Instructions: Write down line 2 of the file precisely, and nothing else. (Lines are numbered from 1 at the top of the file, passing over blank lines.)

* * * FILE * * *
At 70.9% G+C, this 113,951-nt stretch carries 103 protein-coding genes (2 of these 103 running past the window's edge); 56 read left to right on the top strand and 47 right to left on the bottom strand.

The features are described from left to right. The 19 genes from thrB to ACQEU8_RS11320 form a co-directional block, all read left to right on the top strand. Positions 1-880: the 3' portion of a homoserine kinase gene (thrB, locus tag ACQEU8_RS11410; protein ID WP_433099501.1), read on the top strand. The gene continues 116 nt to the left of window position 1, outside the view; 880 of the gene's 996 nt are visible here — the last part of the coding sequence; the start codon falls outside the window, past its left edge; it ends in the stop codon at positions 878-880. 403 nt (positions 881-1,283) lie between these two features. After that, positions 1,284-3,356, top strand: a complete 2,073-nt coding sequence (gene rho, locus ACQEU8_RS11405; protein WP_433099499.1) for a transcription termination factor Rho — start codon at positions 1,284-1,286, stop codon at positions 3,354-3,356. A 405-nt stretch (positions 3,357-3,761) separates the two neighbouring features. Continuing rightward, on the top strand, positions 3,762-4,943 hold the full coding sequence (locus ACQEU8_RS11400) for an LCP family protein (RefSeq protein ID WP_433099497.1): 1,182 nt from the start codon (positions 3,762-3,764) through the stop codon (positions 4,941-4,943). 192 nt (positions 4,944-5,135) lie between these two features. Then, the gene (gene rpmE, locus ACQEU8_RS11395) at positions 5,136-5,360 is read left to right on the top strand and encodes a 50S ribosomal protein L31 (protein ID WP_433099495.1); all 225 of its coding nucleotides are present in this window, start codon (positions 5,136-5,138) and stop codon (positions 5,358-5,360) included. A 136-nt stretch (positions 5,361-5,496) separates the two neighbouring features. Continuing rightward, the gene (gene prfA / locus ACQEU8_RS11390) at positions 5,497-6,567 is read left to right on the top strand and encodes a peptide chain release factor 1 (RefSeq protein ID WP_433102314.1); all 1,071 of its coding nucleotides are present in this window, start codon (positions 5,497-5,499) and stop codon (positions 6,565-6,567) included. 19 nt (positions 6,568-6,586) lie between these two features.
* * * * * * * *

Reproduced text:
The features are described from left to right. The 19 genes from thrB to ACQEU8_RS11320 form a co-directional block, all read left to right on the top strand. Positions 1-880: the 3' portion of a homoserine kinase gene (thrB, locus tag ACQEU8_RS11410; protein ID WP_433099501.1), read on the top strand. The gene continues 116 nt to the left of window position 1, outside the view; 880 of the gene's 996 nt are visible here — the last part of the coding sequence; the start codon falls outside the window, past its left edge; it ends in the stop codon at positions 878-880. 403 nt (positions 881-1,283) lie between these two features. After that, positions 1,284-3,356, top strand: a complete 2,073-nt coding sequence (gene rho, locus ACQEU8_RS11405; protein WP_433099499.1) for a transcription termination factor Rho — start codon at positions 1,284-1,286, stop codon at positions 3,354-3,356. A 405-nt stretch (positions 3,357-3,761) separates the two neighbouring features. Continuing rightward, on the top strand, positions 3,762-4,943 hold the full coding sequence (locus ACQEU8_RS11400) for an LCP family protein (RefSeq protein ID WP_433099497.1): 1,182 nt from the start codon (positions 3,762-3,764) through the stop codon (positions 4,941-4,943). 192 nt (positions 4,944-5,135) lie between these two features. Then, the gene (gene rpmE, locus ACQEU8_RS11395) at positions 5,136-5,360 is read left to right on the top strand and encodes a 50S ribosomal protein L31 (protein ID WP_433099495.1); all 225 of its coding nucleotides are present in this window, start codon (positions 5,136-5,138) and stop codon (positions 5,358-5,360) included. A 136-nt stretch (positions 5,361-5,496) separates the two neighbouring features. Continuing rightward, the gene (gene prfA / locus ACQEU8_RS11390) at positions 5,497-6,567 is read left to right on the top strand and encodes a peptide chain release factor 1 (RefSeq protein ID WP_433102314.1); all 1,071 of its coding nucleotides are present in this window, start codon (positions 5,497-5,499) and stop codon (positions 6,565-6,567) included. 19 nt (positions 6,568-6,586) lie between these two features.